Starting an adventure in a new country is a thrilling experience. However, settling in to your new home will also mean having to find a new circle of friends – which can be one of the more difficult aspects of emigrating. We share a few tips that could help you settle in.
Meet friends of friends
Before you leave, ask friends if they know anyone in the city or country you are moving to, and if they could connect you via email or online. Most people are only too eager to show a newcomer around their town. Knowing that you have a mutual friend will also make it easier to start a friendship.
Apart from providing an opportunity to meet locals and fellow expats, volunteering will also help you connect with like-minded peers. Whether it’s helping out at a local animal shelter or cleaning up rivers and parks, chat to colleagues or neighbours for ways to contribute to your new community. If you’d like a more structured volunteer opportunity, sites like Go Overseas offer programs lasting from one week to one year.
Get social (media)
Follow people or businesses in your new city on Twitter or engage with local interest pages on Facebook. Chatting online will make face-to-face meetings easier, and more likely, once you arrive.
Go to a local event
Whether it’s a concert, sports game or festival, you’re sure to bump into hundreds of people while immersing yourself in local culture. Don’t know much about polo or what song Sheppard is known for? Asking a question about the event can help break the ice and start a conversation with those around you.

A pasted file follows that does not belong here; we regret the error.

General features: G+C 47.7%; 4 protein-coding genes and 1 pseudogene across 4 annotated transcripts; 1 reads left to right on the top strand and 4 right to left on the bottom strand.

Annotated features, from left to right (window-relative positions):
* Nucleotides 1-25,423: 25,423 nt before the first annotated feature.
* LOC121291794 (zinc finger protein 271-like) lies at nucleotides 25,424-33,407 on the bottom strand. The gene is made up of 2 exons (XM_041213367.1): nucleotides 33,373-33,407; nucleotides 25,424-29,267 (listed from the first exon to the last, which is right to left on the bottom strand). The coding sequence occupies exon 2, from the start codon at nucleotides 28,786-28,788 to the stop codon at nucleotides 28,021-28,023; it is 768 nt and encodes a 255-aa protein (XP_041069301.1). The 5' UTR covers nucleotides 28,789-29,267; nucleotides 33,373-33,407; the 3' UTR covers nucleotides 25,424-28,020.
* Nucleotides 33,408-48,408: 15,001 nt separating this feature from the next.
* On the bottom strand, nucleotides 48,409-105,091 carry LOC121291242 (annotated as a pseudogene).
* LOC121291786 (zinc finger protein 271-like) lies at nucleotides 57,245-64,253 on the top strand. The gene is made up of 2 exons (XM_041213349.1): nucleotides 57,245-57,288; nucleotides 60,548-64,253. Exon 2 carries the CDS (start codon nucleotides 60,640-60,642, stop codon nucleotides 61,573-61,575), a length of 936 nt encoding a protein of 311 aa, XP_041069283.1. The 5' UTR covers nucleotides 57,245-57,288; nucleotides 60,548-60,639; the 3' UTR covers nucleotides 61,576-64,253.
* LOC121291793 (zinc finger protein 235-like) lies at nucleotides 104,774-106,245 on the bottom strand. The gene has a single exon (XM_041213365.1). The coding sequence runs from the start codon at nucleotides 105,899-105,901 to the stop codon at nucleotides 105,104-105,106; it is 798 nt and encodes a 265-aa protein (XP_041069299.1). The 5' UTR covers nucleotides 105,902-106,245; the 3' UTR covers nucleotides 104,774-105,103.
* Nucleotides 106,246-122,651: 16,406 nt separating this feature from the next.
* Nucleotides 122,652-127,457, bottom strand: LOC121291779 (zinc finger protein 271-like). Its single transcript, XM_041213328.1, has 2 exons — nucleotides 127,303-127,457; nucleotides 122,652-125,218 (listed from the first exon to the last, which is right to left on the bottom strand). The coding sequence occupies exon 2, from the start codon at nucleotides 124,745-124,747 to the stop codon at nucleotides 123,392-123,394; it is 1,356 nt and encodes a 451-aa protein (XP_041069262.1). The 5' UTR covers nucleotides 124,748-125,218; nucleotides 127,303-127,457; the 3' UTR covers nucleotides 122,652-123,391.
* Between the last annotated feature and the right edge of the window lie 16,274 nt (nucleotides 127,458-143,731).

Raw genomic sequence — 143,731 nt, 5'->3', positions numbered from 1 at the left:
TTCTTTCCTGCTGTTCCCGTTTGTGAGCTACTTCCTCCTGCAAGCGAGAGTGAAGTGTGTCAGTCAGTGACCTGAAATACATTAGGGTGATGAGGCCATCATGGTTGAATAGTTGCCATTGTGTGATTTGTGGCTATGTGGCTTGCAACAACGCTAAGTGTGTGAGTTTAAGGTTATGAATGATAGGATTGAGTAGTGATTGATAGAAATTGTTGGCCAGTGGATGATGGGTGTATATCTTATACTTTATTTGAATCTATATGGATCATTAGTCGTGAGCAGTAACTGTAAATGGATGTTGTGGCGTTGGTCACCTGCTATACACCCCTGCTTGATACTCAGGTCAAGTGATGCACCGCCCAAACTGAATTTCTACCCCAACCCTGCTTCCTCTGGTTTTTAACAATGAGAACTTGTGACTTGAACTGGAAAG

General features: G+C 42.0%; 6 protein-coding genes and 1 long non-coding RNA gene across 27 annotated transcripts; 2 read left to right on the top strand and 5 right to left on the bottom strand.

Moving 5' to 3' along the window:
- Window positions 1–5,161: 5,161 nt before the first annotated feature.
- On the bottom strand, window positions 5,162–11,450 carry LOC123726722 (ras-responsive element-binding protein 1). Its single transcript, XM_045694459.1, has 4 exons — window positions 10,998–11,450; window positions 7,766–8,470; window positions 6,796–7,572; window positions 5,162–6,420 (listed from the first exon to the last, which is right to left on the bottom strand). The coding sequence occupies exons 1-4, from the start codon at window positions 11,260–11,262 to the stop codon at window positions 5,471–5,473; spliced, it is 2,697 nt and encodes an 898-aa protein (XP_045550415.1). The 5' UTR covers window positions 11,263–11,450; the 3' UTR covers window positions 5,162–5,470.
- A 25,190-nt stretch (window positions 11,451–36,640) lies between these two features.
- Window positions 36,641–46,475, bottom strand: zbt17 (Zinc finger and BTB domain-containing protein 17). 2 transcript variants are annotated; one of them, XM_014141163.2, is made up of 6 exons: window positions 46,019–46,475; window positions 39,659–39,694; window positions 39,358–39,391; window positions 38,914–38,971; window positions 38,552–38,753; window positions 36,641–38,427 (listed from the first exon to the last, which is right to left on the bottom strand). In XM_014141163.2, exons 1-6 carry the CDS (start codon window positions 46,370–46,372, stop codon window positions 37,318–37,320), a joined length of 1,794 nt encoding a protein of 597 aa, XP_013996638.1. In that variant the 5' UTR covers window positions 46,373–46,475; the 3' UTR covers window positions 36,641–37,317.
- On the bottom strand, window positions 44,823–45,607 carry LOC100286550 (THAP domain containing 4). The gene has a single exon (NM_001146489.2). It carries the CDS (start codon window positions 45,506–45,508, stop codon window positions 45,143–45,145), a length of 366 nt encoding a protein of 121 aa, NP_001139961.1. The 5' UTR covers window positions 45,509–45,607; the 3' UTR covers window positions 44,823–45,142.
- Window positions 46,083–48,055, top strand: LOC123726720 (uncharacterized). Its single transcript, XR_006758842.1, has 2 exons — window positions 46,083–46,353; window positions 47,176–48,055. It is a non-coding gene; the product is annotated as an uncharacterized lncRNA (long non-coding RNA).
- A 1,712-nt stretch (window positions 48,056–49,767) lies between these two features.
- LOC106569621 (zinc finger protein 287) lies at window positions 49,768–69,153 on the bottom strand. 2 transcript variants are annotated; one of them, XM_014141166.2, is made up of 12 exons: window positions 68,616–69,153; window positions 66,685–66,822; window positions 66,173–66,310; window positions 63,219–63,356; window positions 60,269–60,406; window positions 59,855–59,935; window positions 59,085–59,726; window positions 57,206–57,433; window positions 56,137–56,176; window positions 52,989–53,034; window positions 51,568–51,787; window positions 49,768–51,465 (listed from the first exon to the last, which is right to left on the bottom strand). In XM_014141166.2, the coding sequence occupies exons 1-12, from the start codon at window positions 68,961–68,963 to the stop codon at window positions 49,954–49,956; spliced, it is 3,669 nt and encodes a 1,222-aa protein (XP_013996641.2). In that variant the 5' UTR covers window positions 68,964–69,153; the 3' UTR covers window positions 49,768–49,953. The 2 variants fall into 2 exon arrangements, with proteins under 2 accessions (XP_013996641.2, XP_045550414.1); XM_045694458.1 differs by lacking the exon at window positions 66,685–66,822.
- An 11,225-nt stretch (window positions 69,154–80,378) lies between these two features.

Take a class
Speak a different language than the country you’re moving to? Joining a group language class is a great way to meet other newcomers. Not only will it be more exciting than sitting behind your computer with Michel Thomas, you’ll meet others in the same situation as you. Even if you aren’t yet fluent, practice what you’ve learned with locals outside the classroom.
Language may not be a priority if you’re moving to another English-speaking country, or to one where you speak the language. Why not join an interest-based class? It could be a writing group, dance class or anything in between. Not only will you increase your friendship circle, but you’ll be meeting people with similar interests.